Michael Hirst, chair of the Events Industry Board, outlines the role of the events industry in the coming months.
First it was blue, celebrating the heroism of the NHS. Then it was red, as event production teams lit up buildings to highlight the desperate plight of businesses and freelancers having their livelihoods shut down.
Next, it is green as the Industry gets the go ahead to reopen from 1 October, subject to the outcomes of pilots and infection levels remaining under control.
But what will colour the speed of recovery and ongoing health of the events industry will be the measures and approach taken during what could be a prolonged period of building back business and public confidence. The Events Industry Board has been consulting on proposals to ensure the UK retains and enhances its competitiveness as the recovery gathers pace.
Part of this must be immediate support to sustain businesses and people who work in the industry. If the cultural sector can receive a £1.57bn package, surely the £70bn events industry, which delivers so much tangible benefit to the economy, can claim a comparable package.
Despite many of the existing support programmes ending this autumn, there is growing pressure for more targeted help to those industries which will still be challenged to trade viably for some time yet.
Part of any package should help the inevitable pivoting of many event companies and their freelance communities to new opportunities. The industry’s enviable skillsets can stimulate innovation, create new products and alternative services that undoubtedly will emerge.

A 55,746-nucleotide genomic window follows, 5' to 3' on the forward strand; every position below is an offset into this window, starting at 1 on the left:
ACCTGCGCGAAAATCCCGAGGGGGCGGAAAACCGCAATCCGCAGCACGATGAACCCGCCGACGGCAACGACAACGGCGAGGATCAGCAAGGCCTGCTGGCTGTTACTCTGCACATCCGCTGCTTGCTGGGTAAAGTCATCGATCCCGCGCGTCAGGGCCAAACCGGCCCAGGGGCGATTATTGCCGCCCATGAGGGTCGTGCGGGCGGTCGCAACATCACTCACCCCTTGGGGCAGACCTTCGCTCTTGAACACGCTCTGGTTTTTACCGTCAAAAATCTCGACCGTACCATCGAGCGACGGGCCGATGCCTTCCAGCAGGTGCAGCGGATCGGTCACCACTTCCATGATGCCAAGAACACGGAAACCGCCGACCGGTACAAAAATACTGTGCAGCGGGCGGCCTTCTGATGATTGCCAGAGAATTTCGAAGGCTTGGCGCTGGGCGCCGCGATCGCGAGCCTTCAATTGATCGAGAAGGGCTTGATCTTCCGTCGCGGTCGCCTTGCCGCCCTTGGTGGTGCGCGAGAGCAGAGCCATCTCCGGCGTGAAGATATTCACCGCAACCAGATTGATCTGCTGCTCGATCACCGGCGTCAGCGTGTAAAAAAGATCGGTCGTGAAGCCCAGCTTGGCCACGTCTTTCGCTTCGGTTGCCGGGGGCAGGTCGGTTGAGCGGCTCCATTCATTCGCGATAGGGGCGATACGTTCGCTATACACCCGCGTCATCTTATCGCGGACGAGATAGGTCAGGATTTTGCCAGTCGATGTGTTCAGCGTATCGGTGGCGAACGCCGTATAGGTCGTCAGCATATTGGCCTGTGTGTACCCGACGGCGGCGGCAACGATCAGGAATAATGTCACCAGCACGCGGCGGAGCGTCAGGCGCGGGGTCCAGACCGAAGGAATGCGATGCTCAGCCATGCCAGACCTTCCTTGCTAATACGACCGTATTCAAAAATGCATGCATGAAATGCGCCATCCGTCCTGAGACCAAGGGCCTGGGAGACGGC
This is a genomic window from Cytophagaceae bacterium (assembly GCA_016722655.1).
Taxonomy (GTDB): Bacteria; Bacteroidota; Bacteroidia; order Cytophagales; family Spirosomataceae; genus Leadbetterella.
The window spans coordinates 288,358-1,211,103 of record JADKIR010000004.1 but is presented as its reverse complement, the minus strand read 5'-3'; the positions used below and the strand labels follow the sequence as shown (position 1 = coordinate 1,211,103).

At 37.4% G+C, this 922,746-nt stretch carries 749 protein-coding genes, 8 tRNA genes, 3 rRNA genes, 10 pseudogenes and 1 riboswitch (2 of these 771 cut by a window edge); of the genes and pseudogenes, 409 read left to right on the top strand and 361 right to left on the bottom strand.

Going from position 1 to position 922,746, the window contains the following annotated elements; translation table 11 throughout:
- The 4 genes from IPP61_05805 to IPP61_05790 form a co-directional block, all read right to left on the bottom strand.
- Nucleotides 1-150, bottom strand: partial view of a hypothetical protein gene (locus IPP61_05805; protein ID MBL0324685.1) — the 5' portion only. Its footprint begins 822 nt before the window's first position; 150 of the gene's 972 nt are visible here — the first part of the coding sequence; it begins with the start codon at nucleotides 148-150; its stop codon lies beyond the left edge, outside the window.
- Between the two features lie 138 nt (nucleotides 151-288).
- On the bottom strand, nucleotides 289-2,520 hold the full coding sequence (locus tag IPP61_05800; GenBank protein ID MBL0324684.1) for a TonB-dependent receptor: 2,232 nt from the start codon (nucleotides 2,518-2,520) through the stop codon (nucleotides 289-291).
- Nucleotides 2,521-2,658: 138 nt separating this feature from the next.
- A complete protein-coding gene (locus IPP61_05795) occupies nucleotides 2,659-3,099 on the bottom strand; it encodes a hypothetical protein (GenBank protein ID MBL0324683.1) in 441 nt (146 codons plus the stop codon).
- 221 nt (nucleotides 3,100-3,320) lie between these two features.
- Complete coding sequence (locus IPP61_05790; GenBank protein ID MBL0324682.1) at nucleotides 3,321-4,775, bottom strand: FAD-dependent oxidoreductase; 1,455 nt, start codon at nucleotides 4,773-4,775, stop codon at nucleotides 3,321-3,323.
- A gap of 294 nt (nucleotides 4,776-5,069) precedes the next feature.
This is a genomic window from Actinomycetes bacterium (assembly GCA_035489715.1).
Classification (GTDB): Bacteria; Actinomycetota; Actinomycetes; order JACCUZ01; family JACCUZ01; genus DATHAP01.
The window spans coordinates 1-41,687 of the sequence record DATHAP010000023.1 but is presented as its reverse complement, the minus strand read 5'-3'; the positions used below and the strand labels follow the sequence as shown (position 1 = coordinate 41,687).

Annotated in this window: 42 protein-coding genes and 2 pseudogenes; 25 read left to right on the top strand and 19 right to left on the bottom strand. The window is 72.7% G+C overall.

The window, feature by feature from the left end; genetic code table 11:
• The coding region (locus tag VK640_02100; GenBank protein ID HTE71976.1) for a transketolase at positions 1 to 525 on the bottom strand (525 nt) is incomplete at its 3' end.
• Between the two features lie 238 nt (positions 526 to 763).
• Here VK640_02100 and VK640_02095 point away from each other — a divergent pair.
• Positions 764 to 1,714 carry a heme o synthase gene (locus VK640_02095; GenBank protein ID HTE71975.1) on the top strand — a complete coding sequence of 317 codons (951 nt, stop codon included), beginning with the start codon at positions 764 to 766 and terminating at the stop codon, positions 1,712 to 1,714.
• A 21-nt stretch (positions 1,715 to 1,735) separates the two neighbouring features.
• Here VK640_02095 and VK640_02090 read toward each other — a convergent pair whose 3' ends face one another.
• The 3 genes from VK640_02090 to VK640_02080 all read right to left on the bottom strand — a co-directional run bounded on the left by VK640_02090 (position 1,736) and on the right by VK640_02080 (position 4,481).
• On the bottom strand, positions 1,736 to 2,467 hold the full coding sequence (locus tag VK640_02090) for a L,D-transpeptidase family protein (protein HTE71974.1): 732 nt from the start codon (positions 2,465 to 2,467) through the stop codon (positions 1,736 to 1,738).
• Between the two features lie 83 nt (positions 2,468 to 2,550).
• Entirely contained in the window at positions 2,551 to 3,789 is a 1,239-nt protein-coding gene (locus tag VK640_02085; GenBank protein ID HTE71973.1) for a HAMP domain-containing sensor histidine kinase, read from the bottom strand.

A recovery plan needs to focus on business and customer incentives, encouraging organisers, exhibitors, delegates and audiences back to using live events to stimulate trade, expand business and intellectual capital and create vibrant community experiences.
The lack of focus on the industry during the crisis has shown that it lacks the power, punch and perception that it deserves. Many argue that while events drive the visitor economy, provide a platform for trade, communication and knowledge exchange and present unique experiences, no joined up mechanism exists within Government to take advantage of the power of events to deliver.
The industry is determined to ensure that it no longer falls through the cracks. The current campaign ‘We Make Events’ is only the start of building a ‘One Industry, One Voice’ message, which will emphasise the power of events to inspire, educate, celebrate, support society and grow the economy.
From a Government perspective too, this is being seen as a necessary task. The Events Industry Board has already created an ‘International Business Events Action Plan’. This sets out a vision and programme of advocacy, financial support, marketing and promotional plans, improving the welcome for international visitors and enhancing capacity and connectivity. In the light of the impact of Covid-19 the priorities within this Plan are being reviewed.
Further raising the profile and value of the events industry, within the economic infrastructure of the UK requires the creation a cohesive plan around a set of robust policies. Positioning the UK as the destination of choice for international events is critical as the country seeks to enhance its global position. Bringing resources together across Government departments to do this would seem another big opportunity arising from this crisis.
As the colours marking this pandemic for events change from blue to red to green, and the clouds of Covid-19 begin to disperse, let us remember that every cloud has a silver lining and much of what the Industry has always yearned for in terms of support, recognition and greater appreciation could yet well emerge.